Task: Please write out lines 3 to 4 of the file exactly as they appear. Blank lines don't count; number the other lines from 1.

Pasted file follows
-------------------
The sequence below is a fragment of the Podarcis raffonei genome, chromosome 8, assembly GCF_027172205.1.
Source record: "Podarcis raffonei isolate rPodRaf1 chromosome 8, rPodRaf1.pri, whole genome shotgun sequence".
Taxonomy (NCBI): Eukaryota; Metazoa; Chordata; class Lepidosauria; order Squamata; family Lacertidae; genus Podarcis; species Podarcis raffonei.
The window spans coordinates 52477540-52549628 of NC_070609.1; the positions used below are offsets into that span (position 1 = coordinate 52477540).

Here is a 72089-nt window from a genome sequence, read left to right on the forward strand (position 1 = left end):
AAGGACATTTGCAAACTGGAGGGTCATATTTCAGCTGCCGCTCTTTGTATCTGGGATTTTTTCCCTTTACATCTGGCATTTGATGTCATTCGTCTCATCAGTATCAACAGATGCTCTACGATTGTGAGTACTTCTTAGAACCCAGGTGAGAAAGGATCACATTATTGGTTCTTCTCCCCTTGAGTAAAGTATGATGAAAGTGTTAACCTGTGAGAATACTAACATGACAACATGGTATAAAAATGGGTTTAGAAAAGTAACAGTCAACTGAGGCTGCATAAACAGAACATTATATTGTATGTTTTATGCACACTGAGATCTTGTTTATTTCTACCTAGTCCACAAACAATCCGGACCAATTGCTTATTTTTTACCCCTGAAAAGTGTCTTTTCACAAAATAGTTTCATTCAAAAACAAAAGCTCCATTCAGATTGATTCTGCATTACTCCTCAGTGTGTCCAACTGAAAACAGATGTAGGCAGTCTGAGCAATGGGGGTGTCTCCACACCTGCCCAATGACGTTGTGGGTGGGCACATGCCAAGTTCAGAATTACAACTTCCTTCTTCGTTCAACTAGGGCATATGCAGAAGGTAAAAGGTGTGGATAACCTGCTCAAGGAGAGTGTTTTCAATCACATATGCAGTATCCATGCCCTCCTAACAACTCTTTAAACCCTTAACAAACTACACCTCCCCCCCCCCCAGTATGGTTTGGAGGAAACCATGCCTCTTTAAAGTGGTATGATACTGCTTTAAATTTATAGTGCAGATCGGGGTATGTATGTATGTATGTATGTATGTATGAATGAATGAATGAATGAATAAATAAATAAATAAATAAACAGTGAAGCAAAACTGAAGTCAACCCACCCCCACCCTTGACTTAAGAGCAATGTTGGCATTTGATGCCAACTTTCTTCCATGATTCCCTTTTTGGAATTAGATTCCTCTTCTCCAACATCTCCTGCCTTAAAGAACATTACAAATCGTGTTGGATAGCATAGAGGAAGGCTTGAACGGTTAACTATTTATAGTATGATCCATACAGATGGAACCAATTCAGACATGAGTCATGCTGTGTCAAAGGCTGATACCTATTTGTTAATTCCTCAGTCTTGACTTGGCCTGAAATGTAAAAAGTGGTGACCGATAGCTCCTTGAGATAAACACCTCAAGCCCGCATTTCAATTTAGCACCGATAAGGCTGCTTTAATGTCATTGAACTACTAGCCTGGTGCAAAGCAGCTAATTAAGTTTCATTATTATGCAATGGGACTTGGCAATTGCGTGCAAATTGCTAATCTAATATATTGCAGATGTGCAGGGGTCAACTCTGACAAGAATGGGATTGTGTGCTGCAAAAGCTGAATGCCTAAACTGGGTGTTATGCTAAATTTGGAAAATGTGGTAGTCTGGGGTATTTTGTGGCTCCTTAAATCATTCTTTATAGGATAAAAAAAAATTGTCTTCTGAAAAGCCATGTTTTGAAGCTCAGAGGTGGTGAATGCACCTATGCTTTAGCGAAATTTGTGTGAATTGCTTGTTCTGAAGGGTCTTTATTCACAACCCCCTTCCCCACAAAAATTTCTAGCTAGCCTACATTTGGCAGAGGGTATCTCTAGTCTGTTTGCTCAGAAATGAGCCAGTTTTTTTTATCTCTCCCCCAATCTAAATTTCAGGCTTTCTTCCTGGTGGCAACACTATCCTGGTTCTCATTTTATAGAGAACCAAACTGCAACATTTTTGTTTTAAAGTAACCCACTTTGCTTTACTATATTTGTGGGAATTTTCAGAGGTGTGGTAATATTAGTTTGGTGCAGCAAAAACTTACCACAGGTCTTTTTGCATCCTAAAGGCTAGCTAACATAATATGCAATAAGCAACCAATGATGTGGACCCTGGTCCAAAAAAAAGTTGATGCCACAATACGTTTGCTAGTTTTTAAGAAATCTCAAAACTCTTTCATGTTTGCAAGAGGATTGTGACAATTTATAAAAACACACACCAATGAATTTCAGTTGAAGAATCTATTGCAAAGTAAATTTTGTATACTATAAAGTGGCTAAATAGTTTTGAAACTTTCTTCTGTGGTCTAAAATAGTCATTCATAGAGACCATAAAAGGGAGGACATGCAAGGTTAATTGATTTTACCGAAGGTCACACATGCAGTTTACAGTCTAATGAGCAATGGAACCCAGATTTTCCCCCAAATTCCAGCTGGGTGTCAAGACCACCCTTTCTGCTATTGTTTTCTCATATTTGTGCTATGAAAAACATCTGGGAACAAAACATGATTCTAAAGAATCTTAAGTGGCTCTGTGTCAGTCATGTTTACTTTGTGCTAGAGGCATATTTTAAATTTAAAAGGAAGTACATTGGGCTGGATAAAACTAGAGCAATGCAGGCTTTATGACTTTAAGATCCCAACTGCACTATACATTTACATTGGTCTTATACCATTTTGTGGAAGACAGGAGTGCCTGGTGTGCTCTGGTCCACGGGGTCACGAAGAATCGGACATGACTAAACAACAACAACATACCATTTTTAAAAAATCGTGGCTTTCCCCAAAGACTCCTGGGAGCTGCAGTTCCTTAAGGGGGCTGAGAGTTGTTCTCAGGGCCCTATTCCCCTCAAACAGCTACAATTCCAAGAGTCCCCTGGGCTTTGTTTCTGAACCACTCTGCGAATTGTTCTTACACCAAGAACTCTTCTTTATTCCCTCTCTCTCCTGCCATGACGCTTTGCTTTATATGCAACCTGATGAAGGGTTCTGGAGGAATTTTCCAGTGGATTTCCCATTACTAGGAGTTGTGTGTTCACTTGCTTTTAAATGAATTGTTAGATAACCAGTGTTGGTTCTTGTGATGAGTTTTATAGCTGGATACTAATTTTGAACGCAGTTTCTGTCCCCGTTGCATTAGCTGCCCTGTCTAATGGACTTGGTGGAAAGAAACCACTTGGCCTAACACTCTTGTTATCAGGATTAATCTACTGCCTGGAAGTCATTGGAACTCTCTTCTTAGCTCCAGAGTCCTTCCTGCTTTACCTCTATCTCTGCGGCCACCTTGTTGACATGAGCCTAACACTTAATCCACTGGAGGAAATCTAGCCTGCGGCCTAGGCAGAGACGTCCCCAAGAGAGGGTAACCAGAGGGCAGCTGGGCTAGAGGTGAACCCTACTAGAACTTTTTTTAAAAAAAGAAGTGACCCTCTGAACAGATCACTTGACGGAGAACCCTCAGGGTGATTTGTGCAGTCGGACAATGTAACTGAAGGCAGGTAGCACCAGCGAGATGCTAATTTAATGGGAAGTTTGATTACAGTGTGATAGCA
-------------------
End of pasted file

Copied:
Taxonomy (NCBI): Eukaryota; Metazoa; Chordata; class Lepidosauria; order Squamata; family Lacertidae; genus Podarcis; species Podarcis raffonei.
The window spans coordinates 52477540-52549628 of NC_070609.1; the positions used below are offsets into that span (position 1 = coordinate 52477540).